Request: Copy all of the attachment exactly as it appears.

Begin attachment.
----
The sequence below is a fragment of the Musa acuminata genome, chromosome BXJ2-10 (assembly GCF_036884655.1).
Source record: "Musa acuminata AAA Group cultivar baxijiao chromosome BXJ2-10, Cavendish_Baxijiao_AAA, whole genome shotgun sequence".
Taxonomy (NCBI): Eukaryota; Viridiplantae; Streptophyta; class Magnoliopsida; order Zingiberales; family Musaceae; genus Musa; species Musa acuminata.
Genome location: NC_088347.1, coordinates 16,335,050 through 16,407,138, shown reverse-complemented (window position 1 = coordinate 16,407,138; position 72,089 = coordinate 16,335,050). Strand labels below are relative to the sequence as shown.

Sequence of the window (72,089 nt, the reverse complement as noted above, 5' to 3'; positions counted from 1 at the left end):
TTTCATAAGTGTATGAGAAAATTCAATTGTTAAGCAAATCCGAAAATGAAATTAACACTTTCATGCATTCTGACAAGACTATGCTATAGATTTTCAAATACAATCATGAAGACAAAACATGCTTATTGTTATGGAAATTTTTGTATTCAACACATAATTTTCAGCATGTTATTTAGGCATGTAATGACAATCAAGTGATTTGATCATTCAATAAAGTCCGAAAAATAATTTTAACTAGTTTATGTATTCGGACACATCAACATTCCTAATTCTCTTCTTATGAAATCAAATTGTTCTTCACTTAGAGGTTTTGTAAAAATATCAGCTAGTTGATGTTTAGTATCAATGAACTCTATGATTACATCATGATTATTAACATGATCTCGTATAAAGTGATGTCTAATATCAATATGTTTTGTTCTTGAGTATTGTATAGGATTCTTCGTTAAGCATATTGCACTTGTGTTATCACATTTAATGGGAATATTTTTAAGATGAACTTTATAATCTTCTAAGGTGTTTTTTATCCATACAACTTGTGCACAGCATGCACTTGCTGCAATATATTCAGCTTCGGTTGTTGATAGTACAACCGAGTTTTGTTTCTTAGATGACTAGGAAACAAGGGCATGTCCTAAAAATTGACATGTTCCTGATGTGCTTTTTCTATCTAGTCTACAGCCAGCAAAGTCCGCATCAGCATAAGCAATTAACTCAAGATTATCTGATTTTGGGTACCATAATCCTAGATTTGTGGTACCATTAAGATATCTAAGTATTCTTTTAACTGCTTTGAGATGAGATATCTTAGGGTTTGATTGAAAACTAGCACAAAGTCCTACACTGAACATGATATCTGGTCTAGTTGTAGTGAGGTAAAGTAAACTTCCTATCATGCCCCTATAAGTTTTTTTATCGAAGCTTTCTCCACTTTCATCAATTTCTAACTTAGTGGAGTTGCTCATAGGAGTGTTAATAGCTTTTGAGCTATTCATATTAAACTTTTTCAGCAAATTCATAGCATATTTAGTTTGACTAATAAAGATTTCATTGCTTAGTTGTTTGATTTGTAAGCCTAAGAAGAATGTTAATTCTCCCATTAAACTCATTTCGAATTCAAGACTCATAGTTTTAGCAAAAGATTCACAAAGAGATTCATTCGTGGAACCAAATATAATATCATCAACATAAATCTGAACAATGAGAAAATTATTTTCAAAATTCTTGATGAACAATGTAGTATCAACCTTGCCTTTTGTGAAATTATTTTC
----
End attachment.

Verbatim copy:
The sequence below is a fragment of the Musa acuminata genome, chromosome BXJ2-10 (assembly GCF_036884655.1).
Source record: "Musa acuminata AAA Group cultivar baxijiao chromosome BXJ2-10, Cavendish_Baxijiao_AAA, whole genome shotgun sequence".
Taxonomy (NCBI): Eukaryota; Viridiplantae; Streptophyta; class Magnoliopsida; order Zingiberales; family Musaceae; genus Musa; species Musa acuminata.
Genome location: NC_088347.1, coordinates 16,335,050 through 16,407,138, shown reverse-complemented (window position 1 = coordinate 16,407,138; position 72,089 = coordinate 16,335,050). Strand labels below are relative to the sequence as shown.

Sequence of the window (72,089 nt, the reverse complement as noted above, 5' to 3'; positions counted from 1 at the left end):
TTTCATAAGTGTATGAGAAAATTCAATTGTTAAGCAAATCCGAAAATGAAATTAACACTTTCATGCATTCTGACAAGACTATGCTATAGATTTTCAAATACAATCATGAAGACAAAACATGCTTATTGTTATGGAAATTTTTGTATTCAACACATAATTTTCAGCATGTTATTTAGGCATGTAATGACAATCAAGTGATTTGATCATTCAATAAAGTCCGAAAAATAATTTTAACTAGTTTATGTATTCGGACACATCAACATTCCTAATTCTCTTCTTATGAAATCAAATTGTTCTTCACTTAGAGGTTTTGTAAAAATATCAGCTAGTTGATGTTTAGTATCAATGAACTCTATGATTACATCATGATTATTAACATGATCTCGTATAAAGTGATGTCTAATATCAATATGTTTTGTTCTTGAGTATTGTATAGGATTCTTCGTTAAGCATATTGCACTTGTGTTATCACATTTAATGGGAATATTTTTAAGATGAACTTTATAATCTTCTAAGGTGTTTTTTATCCATACAACTTGTGCACAGCATGCACTTGCTGCAATATATTCAGCTTCGGTTGTTGATAGTACAACCGAGTTTTGTTTCTTAGATGACTAGGAAACAAGGGCATGTCCTAAAAATTGACATGTTCCTGATGTGCTTTTTCTATCTAGTCTACAGCCAGCAAAGTCCGCATCAGCATAAGCAATTAACTCAAGATTATCTGATTTTGGGTACCATAATCCTAGATTTGTGGTACCATTAAGATATCTAAGTATTCTTTTAACTGCTTTGAGATGAGATATCTTAGGGTTTGATTGAAAACTAGCACAAAGTCCTACACTGAACATGATATCTGGTCTAGTTGTAGTGAGGTAAAGTAAACTTCCTATCATGCCCCTATAAGTTTTTTTATCGAAGCTTTCTCCACTTTCATCAATTTCTAACTTAGTGGAGTTGCTCATAGGAGTGTTAATAGCTTTTGAGCTATTCATATTAAACTTTTTCAGCAAATTCATAGCATATTTAGTTTGACTAATAAAGATTTCATTGCTTAGTTGTTTGATTTGTAAGCCTAAGAAGAATGTTAATTCTCCCATTAAACTCATTTCGAATTCAAGACTCATAGTTTTAGCAAAAGATTCACAAAGAGATTCATTCGTGGAACCAAATATAATATCATCAACATAAATCTGAACAATGAGAAAATTATTTTCAAAATTCTTGATGAACAATGTAGTATCAACCTTGCCTTTTGTGAAATTATTTTC